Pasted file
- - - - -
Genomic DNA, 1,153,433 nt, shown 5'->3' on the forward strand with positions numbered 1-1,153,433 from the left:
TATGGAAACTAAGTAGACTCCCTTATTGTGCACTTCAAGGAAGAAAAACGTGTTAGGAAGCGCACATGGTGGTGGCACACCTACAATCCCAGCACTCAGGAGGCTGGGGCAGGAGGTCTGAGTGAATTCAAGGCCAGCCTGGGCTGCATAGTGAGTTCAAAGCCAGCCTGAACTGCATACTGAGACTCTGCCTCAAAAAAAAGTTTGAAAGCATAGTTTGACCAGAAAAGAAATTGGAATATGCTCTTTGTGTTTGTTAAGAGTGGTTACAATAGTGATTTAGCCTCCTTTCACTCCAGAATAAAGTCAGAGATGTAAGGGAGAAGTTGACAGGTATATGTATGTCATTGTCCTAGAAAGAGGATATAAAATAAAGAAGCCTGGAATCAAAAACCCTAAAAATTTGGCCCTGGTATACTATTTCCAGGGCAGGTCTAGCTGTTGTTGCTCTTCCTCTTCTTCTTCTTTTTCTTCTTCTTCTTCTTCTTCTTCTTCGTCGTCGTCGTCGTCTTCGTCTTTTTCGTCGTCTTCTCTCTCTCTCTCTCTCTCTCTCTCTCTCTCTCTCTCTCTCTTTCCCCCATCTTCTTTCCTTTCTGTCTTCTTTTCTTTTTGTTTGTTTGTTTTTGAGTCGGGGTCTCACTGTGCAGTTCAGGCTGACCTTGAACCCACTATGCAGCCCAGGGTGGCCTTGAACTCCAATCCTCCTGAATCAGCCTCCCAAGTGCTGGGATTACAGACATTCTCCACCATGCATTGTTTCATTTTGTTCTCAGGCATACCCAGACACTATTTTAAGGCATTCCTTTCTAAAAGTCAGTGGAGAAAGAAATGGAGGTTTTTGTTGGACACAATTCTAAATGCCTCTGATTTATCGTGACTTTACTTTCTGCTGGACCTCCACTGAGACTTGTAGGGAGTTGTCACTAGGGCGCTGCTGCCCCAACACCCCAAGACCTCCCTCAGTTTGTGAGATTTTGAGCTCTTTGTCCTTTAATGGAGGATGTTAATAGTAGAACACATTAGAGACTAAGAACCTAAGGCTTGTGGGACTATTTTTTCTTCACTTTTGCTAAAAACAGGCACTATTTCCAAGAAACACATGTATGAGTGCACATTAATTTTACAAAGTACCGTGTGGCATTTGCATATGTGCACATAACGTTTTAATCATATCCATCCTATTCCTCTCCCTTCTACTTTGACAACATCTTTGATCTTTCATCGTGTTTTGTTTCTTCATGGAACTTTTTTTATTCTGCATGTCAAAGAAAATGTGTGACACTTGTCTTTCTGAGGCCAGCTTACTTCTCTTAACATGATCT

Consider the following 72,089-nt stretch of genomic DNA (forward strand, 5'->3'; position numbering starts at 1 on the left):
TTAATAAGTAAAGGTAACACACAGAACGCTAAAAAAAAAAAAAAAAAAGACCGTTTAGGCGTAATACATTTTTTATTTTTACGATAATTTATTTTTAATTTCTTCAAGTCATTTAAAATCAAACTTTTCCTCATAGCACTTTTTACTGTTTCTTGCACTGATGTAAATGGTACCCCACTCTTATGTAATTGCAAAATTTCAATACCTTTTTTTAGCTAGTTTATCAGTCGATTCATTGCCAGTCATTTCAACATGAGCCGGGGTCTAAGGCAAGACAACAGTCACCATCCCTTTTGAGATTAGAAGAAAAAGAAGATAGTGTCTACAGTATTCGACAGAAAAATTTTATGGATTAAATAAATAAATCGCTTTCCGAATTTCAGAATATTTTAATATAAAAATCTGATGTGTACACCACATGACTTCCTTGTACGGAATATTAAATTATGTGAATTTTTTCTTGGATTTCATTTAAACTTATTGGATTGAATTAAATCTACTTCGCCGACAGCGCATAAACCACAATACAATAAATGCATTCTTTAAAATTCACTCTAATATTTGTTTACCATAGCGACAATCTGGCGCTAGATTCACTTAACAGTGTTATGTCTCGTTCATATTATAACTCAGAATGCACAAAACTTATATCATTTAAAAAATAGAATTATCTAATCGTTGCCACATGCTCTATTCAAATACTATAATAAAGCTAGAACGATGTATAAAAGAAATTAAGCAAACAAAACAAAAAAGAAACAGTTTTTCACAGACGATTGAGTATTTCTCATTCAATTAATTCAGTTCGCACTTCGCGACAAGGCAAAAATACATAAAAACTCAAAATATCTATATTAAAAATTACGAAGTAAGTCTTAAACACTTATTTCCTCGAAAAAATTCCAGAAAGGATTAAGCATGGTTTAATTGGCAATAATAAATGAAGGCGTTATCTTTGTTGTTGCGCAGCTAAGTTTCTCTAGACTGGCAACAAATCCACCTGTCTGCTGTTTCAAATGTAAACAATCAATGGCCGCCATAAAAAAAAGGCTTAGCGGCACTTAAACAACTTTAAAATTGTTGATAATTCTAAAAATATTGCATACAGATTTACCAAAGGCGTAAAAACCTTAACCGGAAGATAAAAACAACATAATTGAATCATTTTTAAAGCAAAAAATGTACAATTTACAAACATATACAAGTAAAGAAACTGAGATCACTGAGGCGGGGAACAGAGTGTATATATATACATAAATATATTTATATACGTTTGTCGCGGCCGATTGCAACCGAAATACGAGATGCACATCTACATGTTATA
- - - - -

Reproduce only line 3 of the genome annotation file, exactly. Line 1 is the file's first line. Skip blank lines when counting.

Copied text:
Consider the following 72,089-nt stretch of genomic DNA (forward strand, 5'->3'; position numbering starts at 1 on the left):